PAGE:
According to the latest statistics of the World Health Organization (WHO), about 1.3 million people globally die in traffic accidents every year, and on average 2.5 people die from traffic accidents every minute. There are also 20-50 million people who have suffered non-fatal injuries as a result of traffic accidents, many of whom became disabled as a result. A rather shocking statistic!
In Australia, however, sound legal guarantees have made the traffic accident rate far lower than the data published by the WHO. Not only that, a comprehensive motor vehicle accident compensation plan has also enabled the parties injured in a traffic accident to quickly get back on their feet.
The team of senior personal injury lawyers of Longton Legal have a professional reputation in the field of motor vehicle accident claims. In this article, we will explain in detail the compensation measures, and provide some helpful advice related to motor vehicle traffic accidents.
So, if you have been involved in an accident that has left you unable to earn an income, and you are considering what to do next, here’s a breakdown to get you started.
Keep in mind strict time limits apply to compensation claims so make sure you have legal support from the very start and get it right.
When Should I Lodge My Claim?
You should lodge an application for personal injury benefits within 28 days of the motor vehicle accident so you can claim loss of income. If the claim is made outside the time limit it may prejudice your claim for the income loss to that time. You should also notify the police as soon as possible.
You will be able to claim reasonable and necessary medical treatment, domestic assistance if needed and losses of income. If you have a non-minor injury (e.g. injuries that are greater than 10% whole person impairment), you can also claim for pain and suffering (also known as non-economic loss).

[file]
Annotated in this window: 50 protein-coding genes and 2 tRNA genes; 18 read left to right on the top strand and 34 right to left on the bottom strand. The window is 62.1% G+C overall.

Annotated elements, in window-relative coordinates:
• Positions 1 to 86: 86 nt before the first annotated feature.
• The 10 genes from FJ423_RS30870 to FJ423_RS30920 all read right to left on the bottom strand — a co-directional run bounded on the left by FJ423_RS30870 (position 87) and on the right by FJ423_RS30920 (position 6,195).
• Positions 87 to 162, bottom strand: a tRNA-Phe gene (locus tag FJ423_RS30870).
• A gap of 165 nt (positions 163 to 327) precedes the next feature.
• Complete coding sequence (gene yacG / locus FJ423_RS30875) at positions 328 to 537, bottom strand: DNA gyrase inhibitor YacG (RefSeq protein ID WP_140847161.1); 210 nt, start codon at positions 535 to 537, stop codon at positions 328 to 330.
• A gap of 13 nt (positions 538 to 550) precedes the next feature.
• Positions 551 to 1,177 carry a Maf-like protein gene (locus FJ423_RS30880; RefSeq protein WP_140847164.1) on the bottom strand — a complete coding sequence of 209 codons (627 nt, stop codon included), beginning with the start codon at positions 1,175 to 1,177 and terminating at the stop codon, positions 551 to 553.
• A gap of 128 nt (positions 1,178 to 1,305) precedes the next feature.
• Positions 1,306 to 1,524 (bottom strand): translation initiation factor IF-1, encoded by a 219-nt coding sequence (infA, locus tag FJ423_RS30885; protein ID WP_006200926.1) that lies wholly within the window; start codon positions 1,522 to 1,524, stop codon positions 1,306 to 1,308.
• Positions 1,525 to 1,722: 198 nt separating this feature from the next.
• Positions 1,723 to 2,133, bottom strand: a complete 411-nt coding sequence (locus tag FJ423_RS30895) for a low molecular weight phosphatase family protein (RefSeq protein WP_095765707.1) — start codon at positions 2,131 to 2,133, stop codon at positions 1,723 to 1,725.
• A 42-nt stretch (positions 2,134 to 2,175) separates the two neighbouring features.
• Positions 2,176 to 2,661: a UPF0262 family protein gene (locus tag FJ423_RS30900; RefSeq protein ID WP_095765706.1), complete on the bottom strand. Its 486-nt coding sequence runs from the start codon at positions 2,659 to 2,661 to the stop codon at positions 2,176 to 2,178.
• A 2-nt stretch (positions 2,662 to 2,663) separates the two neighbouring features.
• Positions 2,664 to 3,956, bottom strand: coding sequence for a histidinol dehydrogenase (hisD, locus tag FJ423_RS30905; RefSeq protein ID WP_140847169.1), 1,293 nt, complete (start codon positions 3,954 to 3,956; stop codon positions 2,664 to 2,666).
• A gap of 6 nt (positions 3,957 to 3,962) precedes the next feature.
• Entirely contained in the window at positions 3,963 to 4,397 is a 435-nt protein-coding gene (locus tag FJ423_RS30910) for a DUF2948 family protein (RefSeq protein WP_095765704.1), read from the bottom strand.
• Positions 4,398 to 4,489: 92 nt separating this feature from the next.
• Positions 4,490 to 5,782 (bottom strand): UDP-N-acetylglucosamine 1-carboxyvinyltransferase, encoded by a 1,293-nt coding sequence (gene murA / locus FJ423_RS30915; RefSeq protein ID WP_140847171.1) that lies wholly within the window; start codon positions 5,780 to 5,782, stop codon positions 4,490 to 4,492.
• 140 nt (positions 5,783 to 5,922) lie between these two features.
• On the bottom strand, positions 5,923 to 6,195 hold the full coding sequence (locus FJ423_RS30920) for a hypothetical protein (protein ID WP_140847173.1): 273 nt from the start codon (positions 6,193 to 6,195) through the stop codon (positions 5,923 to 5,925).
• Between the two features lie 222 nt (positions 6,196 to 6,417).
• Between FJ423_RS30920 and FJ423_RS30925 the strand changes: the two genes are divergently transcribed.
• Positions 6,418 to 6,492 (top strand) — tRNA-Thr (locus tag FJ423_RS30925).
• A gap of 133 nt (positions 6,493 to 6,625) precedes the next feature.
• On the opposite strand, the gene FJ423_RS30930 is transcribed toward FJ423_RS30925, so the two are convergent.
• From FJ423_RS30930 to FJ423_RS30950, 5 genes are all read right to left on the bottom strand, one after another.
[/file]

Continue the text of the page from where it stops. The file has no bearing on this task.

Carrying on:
It should be noted though, that if you are found to have a minor injury or are mostly at fault for the motor vehicle accident your benefits will cease after the initial six months.
What Is A Minor Injury?
A minor injury is a soft tissue injury, for example whiplash, or psychological injuries such as feelings of sadness, anger or guilt that are not recognisable psychiatric conditions. It is very important in the first few months after the accident that you undergo radiological investigations and/or receive psychiatric assistance to establish evidence should you feel that you injury is non-minor.
Statutory Compensation are payments for losses of income. The payments themselves are not a fixed amount but are calculated based on a percentage of your pre-accident income.
In the first 13 weeks post-accident, you can recover up to 95% of your pre-accident income, however after this time period, from week 14 onwards, the maximum payment you can receive is only 85% of your pre-accident income. In the case that you have ongoing incapacity for employment after 2 years, you can apply to receive further statutory benefits.
The motor accident legislation is complex and if a dispute arises with the insurer there are strict time limits for requesting review by the Personal Injury Commission (PIC). If you instruct Longton Legal, we will guide you through this difficult process and provide you with recommendations and advice to maximise your entitlement to damages so that you can understand every step of the process. Our team of solicitors have extensive experience in helping injured claimants and also professional experience working in a CTP insurer. Here at Longton Legal, we also offer "no win, no fee" conditional agreements to further solidify your confidence in us.
If I am involved in an accident with a vehicle that is unregistered or uninsured can I still make a claim?
If the cause of my collision is a blameless circumstance, for example if a driver had an epileptic seizure and technically isn’t at fault, can I still make a claim?
In most cases, yes.
What is classified as a motor vehicle accident?
A motor accident includes accidents on public transport, driving for work, riding your bicycle, being a pedestrian or even as a passenger.
What if I am mostly at fault?
Even if you are mostly at fault for the accident, you can still make a claim for loss of income and medical treatment for six months!
*Disclaimer：This is intended as general information only and not to be construed as legal advice. The above information is subject to changes over time. You should always seek professional advice before taking any course of action.*
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